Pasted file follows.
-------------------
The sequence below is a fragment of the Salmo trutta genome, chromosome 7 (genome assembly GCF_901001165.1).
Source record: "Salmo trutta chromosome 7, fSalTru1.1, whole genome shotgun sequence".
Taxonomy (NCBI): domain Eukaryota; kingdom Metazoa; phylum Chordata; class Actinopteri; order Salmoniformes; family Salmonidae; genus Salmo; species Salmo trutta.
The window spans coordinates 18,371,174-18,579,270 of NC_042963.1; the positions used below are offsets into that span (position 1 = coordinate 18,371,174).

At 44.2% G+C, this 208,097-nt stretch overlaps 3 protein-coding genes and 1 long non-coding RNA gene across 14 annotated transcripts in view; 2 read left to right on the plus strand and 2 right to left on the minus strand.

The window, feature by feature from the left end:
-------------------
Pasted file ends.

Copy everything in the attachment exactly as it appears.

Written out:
The sequence below is a fragment of the Salmo trutta genome, chromosome 7 (genome assembly GCF_901001165.1).
Source record: "Salmo trutta chromosome 7, fSalTru1.1, whole genome shotgun sequence".
Taxonomy (NCBI): domain Eukaryota; kingdom Metazoa; phylum Chordata; class Actinopteri; order Salmoniformes; family Salmonidae; genus Salmo; species Salmo trutta.
The window spans coordinates 18,371,174-18,579,270 of NC_042963.1; the positions used below are offsets into that span (position 1 = coordinate 18,371,174).

At 44.2% G+C, this 208,097-nt stretch overlaps 3 protein-coding genes and 1 long non-coding RNA gene across 14 annotated transcripts in view; 2 read left to right on the plus strand and 2 right to left on the minus strand.

The window, feature by feature from the left end: